آئي مند ملهار، آئون کهنبا ڪنديس ڪپڙا

Aai Mund Malhar, Aoon Khuhnba Kandyas Kapra

3.     

الله وسائي

Allah Wasai

آهي اندر ۾ اُڪير

Aahe Andr Men Ukir

4.     

مهتاب بلوچ

Mahtab Baloch

آهيان ماروئن جي آهيان سانگين جي

Aahyan Maroan Ji Aahyan Sangyan Ji

5.     

حميرا چنا،  نورجهان، خوشبو مرزا، انجم آرا، ديبا سحر، عابده پروين، امبر مهڪ، صنم ماروي

Hmera Chana, Noor Jehan, Khoshbo Mirza, Anjumara, Diba Sahar, Abida Parveen, Ambar Mahk, Sanam Marvi

آؤ راڻا! رَهُ راتِ، تنهنجي چانگي کي چَندَنُ چاريان.

Aao Rana! Rah Raat, Tuhannje Change Khe Chandn Charyan.

6.     

تاج مستاني

Taj Mastani

آئون ڪيئن آتڻ وڃان

Aaoon Kian Aatnn Wjjan

7.     

ديبا سحر، عابده پروين

Diba Sahar, Abida Parveen

آءُ جي ڄاڻان، ساڻ نه نيندا، ڇو ٿي سيج وڃايان

Aaoon Je Jana, San Na Ninda, Chho Thi Sej Wichhayan

8.     

زيب النساءِ، روبينه قريشي

Zebunnisa, Robina Qurshi

آءُ ڪيئن جيئنديس جڳ ۾

Aaoon Kian Jiandyas Jag Men

9.     

مهناز

Mehnaz

آئي ميگهه ملهار (اردو)

Aai Meengh Malhar (Urdo)

10.  

عابده پروين

Abidh Parveen

آءُ ڪو ڄاڻان پنڌ ڪيچ جو

Aaoon Ko Jana Pandh Kech Jo

11.  

زرينه بلوچ، زيب النساء, فوزيه سومرو

Zarina Baloch, Zebunnisa, Fuazia Sooro

آيل! ڪريان ڪِيئن؟ مُنهنجو نينهُن اَپَلِيو نهَ رَهي.

Aayal! Karyan Kian? Munhinjo Ninhan Aplyo Na Rahe

12.  

روبينه حيدري، تاج مستاني

Robina Hyder, Taj Mastani

آيل ماءُ منهنجو پرديسين سان سنڱ

Ayal Mau Muhnnjo Pardesin Saan Sagg

13.  

مائي ڀاڳي، تاج مستاني، مهتاب بلوچ

Mai Bhagi, Taaj Mastani, Mhtab Baloch

آيل ڙي اولاڻا

Aayal De Olanna

14.  

تاج مستاني، زرينه بلوچ

Taj Mastani, Zarina Baloch

آهي ارمان عجيبن جو

Aahe Arman Ajeeban Jo

15.  

روبينه قريشي

Robina Qureshi

الوداع الوداع

Alwda Alwda

16.  

زيب النساء

Zebunnisa

اديون منهنجو پنهل

Adyoon Munhnjo Punhal

17.  

روبينه قريشي

Robina Qurshi

اچي، لالن! لُٽِ ميان! مئيَ جو لوڙهه لڪن ۾

Achi, lAllan ! Lut Mian! Muia jo Lodh Lakn Men

18.  

عابده پروين

Abida Parveen

ايندو سڄڻ سائين

Eindo Sajan Saeen

19.  

فوزيه سومرو

Fuazia Soomro

اَکِيُون ميگهه مَلارَ، صُورَت تنهنجي سَڀُ جَڳُ موهِيو.

Akhyoon Meghh Malar, Surat Tuhannji Sabh Jagg Mohyo

20.  

Mirza, 2014, p. 155, Mirza, 2010, p. 60, Baloch, N.A Dr. 1997, pp. 85, Syed, G.M. 1991, pp. 68, Syed, Durr-e-Shahwar. 1988, pp. 99, Gurbkhashani, Moolchand Hotchand. 1992. pp. 52, Allana, Ghulam. 1980, pp. 220. Samrat, Raju. 2005. Interview by author. Hyderabad, 15 Jan.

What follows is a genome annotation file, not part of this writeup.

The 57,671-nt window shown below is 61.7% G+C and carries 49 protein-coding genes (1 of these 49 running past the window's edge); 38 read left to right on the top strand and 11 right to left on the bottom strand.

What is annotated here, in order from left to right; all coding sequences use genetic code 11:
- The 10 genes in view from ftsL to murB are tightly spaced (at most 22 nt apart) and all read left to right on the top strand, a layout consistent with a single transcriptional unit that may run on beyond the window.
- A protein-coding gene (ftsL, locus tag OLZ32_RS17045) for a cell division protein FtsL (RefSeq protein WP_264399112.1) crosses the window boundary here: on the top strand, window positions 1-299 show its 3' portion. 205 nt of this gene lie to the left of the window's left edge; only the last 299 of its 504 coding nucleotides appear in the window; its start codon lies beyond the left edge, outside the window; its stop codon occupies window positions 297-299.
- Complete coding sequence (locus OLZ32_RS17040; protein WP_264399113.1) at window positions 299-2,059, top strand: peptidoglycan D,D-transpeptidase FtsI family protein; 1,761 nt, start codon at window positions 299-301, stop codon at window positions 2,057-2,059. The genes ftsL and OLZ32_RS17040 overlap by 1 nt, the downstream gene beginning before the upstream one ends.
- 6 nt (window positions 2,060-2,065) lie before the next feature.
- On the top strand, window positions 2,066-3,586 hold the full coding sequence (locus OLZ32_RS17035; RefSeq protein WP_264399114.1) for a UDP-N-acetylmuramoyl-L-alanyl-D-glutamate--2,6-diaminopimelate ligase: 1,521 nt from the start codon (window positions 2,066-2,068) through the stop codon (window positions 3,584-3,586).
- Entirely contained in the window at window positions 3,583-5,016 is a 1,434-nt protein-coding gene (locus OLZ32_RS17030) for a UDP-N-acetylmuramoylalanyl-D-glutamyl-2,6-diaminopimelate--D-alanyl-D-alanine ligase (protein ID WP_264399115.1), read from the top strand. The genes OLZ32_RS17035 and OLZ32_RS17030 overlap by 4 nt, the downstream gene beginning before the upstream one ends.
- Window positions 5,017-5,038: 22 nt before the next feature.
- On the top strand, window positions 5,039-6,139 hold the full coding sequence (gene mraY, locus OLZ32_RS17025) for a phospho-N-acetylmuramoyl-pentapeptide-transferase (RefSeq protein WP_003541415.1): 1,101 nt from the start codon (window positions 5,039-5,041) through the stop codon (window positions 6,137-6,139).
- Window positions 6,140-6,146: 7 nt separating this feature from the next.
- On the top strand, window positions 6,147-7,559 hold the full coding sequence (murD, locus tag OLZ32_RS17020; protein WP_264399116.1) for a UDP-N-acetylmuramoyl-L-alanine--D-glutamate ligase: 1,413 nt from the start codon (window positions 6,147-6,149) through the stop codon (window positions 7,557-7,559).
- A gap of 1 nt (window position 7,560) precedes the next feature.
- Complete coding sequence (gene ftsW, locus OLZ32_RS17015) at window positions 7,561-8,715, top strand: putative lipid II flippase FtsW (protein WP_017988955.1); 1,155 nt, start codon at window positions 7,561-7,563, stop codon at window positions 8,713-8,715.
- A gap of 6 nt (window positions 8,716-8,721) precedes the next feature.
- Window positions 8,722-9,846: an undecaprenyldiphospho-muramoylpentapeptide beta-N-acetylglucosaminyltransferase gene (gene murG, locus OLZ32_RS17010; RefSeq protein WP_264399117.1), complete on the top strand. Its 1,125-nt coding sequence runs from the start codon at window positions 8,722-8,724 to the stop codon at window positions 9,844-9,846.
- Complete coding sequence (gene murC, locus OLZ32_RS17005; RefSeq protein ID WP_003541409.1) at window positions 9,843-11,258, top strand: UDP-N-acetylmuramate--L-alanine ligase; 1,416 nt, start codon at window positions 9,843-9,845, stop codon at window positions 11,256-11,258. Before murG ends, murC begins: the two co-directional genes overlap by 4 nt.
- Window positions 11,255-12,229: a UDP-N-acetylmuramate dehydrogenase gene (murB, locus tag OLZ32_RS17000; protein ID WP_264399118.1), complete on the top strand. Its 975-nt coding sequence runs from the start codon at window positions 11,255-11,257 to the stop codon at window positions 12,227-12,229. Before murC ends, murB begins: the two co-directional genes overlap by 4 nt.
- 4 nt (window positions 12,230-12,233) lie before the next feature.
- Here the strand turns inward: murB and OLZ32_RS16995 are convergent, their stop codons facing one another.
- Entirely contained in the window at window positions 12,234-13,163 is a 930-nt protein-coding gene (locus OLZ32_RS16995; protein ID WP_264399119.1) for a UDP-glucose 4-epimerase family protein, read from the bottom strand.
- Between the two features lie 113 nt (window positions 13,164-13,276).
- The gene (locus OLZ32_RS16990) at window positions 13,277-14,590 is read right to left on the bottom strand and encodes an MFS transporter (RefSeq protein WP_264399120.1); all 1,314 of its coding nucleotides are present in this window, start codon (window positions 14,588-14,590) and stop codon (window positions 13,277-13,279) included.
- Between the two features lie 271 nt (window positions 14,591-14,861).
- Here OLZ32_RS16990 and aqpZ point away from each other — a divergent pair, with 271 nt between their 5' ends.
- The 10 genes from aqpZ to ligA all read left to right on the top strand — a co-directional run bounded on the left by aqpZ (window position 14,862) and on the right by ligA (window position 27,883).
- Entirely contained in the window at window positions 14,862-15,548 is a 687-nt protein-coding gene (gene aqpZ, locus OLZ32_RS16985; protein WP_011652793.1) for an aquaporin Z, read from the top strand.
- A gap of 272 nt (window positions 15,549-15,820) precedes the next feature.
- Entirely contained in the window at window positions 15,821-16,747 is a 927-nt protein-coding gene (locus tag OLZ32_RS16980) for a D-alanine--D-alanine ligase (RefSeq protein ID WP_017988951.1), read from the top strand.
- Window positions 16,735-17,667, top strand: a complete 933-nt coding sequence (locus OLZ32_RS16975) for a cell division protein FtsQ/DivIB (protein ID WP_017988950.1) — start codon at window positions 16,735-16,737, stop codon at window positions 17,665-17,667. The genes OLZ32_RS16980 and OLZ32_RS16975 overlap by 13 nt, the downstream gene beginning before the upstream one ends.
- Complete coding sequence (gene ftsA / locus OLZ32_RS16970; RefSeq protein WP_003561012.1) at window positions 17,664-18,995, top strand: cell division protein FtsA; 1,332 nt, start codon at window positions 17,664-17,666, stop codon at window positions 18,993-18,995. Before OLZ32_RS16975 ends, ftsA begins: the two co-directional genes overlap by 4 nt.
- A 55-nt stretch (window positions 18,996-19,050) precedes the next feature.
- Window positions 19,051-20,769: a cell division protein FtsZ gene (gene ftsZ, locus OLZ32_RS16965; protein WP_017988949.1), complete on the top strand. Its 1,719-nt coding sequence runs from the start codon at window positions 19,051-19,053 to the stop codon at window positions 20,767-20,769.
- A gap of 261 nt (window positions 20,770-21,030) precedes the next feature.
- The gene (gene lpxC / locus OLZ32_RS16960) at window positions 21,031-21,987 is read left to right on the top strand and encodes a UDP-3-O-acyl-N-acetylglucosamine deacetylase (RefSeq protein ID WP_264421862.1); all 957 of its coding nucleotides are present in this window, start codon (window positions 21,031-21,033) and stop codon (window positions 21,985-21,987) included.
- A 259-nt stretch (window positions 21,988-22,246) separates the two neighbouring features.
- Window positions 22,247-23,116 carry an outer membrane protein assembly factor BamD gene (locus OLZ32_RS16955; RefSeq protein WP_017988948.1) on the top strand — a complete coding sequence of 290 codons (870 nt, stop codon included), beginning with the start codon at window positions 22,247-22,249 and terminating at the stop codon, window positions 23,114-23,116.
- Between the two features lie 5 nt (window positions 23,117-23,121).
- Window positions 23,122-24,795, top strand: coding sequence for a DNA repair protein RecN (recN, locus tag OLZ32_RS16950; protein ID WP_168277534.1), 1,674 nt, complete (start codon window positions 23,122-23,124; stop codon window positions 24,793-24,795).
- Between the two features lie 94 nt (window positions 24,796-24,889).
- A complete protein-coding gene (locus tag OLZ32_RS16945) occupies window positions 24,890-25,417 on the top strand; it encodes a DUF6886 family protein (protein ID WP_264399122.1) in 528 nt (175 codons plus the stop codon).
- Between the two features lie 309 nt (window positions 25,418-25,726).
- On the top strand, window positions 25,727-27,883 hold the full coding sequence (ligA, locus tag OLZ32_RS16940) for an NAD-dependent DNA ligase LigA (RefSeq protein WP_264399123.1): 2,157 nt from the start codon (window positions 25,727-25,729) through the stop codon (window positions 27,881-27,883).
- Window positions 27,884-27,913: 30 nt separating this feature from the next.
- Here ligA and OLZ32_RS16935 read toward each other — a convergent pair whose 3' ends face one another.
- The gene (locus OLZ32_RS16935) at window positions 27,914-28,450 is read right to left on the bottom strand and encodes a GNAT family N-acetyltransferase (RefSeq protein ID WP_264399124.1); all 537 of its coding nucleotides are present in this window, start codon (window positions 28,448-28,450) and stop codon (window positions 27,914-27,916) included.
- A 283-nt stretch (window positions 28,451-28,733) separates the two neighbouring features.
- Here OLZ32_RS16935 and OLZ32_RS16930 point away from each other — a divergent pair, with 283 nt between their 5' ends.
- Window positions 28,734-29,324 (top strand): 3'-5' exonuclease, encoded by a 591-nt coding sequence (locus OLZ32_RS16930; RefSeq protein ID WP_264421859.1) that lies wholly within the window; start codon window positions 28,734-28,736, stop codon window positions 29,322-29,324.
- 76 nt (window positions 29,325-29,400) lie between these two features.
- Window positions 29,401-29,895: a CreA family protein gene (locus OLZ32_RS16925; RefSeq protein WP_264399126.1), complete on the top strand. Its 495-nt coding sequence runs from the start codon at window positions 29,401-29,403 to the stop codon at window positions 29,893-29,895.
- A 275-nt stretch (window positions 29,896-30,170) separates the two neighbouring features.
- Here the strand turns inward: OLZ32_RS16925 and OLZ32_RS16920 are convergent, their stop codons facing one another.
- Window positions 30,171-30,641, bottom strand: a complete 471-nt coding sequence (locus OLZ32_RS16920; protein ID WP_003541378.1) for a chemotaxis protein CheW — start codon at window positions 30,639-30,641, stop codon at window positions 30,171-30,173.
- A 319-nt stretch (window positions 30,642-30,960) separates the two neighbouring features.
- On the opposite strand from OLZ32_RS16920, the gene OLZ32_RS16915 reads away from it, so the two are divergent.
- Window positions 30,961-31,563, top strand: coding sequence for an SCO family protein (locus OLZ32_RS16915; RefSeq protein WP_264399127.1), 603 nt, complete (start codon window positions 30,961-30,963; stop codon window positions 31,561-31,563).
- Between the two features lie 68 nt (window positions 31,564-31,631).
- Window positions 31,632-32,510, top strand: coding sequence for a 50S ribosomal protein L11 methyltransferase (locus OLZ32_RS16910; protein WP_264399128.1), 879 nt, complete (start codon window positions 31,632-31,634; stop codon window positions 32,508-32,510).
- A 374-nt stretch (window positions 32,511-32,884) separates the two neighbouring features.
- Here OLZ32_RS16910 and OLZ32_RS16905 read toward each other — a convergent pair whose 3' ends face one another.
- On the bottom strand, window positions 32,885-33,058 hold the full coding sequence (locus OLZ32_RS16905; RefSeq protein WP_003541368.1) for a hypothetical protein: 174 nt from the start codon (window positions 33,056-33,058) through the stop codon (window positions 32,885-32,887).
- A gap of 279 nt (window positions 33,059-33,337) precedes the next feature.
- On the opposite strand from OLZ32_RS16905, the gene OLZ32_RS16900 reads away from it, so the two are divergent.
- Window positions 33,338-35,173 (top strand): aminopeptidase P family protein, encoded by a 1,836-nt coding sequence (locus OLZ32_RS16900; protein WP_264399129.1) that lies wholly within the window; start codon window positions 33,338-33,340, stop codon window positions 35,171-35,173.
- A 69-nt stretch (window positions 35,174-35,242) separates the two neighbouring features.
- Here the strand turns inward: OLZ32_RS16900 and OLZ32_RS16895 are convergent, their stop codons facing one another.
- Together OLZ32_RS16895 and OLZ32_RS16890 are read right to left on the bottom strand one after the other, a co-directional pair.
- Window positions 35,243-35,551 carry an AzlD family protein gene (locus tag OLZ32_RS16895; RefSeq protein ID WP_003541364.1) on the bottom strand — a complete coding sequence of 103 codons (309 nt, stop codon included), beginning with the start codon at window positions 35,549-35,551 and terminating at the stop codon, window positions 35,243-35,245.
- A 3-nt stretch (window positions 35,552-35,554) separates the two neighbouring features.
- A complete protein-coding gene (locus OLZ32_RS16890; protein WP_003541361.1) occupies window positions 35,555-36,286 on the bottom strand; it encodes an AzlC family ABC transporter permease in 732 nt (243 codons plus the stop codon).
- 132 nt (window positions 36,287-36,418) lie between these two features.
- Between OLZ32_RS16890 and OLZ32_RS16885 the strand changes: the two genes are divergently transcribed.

ب

روبينه قريشي، عابده پروين، فوزيه سومرو

Robia Qureshi, Abida Parveen, Fuazia Soomro

بوند برهه جي بهار لڳي،  درد ونديِءَ جو ديس وسي پيو

Boond Birhh Je Bahar Laggi, Darad Wandia Jo Des Wasi Piyo.

21.  

Mirza, 2014, p. 155, Mirza, 2010, p. 60, Baloch, N.A Dr. 1997, pp. 85, Syed, G.M. 1991, pp. 68, Gurbkhashani, Moolchand Hotchand. 1992. pp. 52, Allana, Ghulam. 1980, pp. 220. Samrat, Raju. 2005. Interview by author. Hyderabad, 15 Jan.

ٻ

صنم ماروي

Sanam Marvi

ٻاروچل ٻانهيءَ ڇوري ڇڏ مَ ڇپرين

Bharochal Banhaee Chhoria Chhad M Chhapreen

22.  

عابده پروينAbida Parveen

ٻئي در وڃ مَBai Dar Wanj Ma

23.  

عابده پروين

Abida Parveen

ٻِئي دَرِ وانءُ مَ ڪيڏانهِين، اَلا! تُن ڄامَ مَڱندين مڱڻان.

Bai Dar Wanu M Kadhen Ala! Tin Jam Mangiden Mangna

24.  

Mirza, 2014, p. 155, Mirza, 2010, p. 60, Baloch, N.A Dr. 1997, pp. 85, Syed, G.M. 1991, pp. 68, Syed, Durr-e-Shahwar. 1988, pp. 99, Gurbkhashani, Moolchand Hotchand. 1992. pp. 52, Allana, Ghulam. 1980, pp. 220. Samrat, Raju. 2005. Interview by author.

ت

روبينه قريشي

Robena Qurshi

تنهن کي ڪير چوندو

Teheen Khe Ker Cawando

25.  

عابده پروين

Abida Parveen

تنهنجيِءَ تَندُ تنوارَ، يارَ، مون مَنُ موهِيو.

Tuhannji Tand Tanwar, Yar Moon Man Mohyo.

26.  

عابده پروين

Abida Parveen

ٿيندو تن طبيب، دارون منهنجي درد جو

Thindo Tan Tabiba, Daroon Muhannje Dard Jo

27.  

Mirza, 2014, p. 165, Mirza, 2010, pp.175, Aadwani, Kalyan. 1940, pp. 187, Khan, Ameer. 1982. Interview by Mazhar Hussain. Hyderabad,  17 Aug.

پ

الله وسائي، زرينه بلوچ، عابده پروين، سُشيلا مهتاڻي، روبينه قريشي، پروش ڀٽو، رونا ليلا ۽ دينا ليلا

Allah Wasai, Zarina Baloch, Abida Parveen, Sushila, Mahtani, Robina Qurshi, Parvish Bhutto, Rona Lila and Deena Lila

پيرين پوندي سانِ، چوندي سَانِ رهي وڃو رات ڀنڀور ۾

Peren Pawandisan, Chawandisan Rahi Wajo Raat Bhanbhor Me

28.  

عابده پروين

Abida Prveen

پسي ڳاڙها گل، متان ڪا چانگي کي چاري

Pase Ghada Ghul, Matan Ka Change Khe Chare

29.  

بيگم فقيراڻي

Begam Faqirani

پرديسي ڪنهن يار سان

Pardeseea Kehen Yar Saan

30.  

مائي ڀاڳي. صنم ماروي، عابده پرين، حميرا چنا

Mai Bhagi, Sanam Marvi, Abida Prveenm, Humera Chana

پَرچن شال پنَوهارَ، ڍوليا! مارو مون سان، الا

Parchan Shal Panwhar, Dholya! Maro Moon Saan, Alla

31.  

امبر مهڪ

Ambar Mahk

حميرا چنا

Humera Channa

پَلڪ نَه رهي دِل تو ري، وَرُ مِيان! خانَ بَلوچا!

Palak Na Rahe Dil To Re, War Miyan! Khan Baloch!

32.  

Mirza, 2014, p. 58, Mirza, 2010, pp.120, Aadwani, Kalyan. 1993, pp. 60, Khan, Deedar Hussain. 2006. Interview by author. Hyderabad. 23 Mar. Pappoo 2005, Interview by author Tando Adam, 6th January.

ج

سُشيلا مهتاڻي

Sushila Mahtani

جت زوراور ذات

Jat Zorawar Zaat

33.  

زيب النساء، الله وسائي، عابده پروين

Zebunnisa, Allah Wasai, Abida Parveen

جن جو وارثُ تُون، الا! سي ڪِئن رَهندا نيڻَ منهنجا؟

Jin Jo Wars Toon, Ala, Se Kian Rahnda Neen Munhnja?

34.  

زرينه بلوچ

Zarina Baloch

جوڳيئڙا لئون لاهي ويا سمجهائي ويا

Jogiara Laoon Lahe Wia Samjhai Wia

35.  

روبينه قريشي

Rubina Qureshi

جوڳي ٻيا به گهڻا، منهنجو لکيو لاهوتين سان

Jogi Bya Ba Ghanna Munhanjo Lekhyo Lahotian Saan

36.  

زرينه بلوچ، زيب النساء ۽ روبينه قريشي

Zarina Baloch, Zebunnisa and Rubina Qureshi

جوڳي ڏاڍي ذات، جيجان! سامي ڏاڍي ذات.

Joggi Dadhi Zaat, Jeejan! Saami Dadhi Zaat.

37.  

حميرا چنا

Humera Chana

جيڏيون هي سور

Jediyoon He Soor

38.  

روبنيه قريشي

Rubina Qureshi

جيءَ جياريو منهنجو

Jia Jiyaroon Muhannjo

39.  

نسيمه شاهين

Nasim Shaheen

جت ته زوراور ذات اديون، منهنجو پنهل وٺي ويا رات اديون

Jat Zorawar Zaat Adyoon, Munhnjo Punhal Wathi Waya Rat Adyoon

40.  

فوزيه سومرو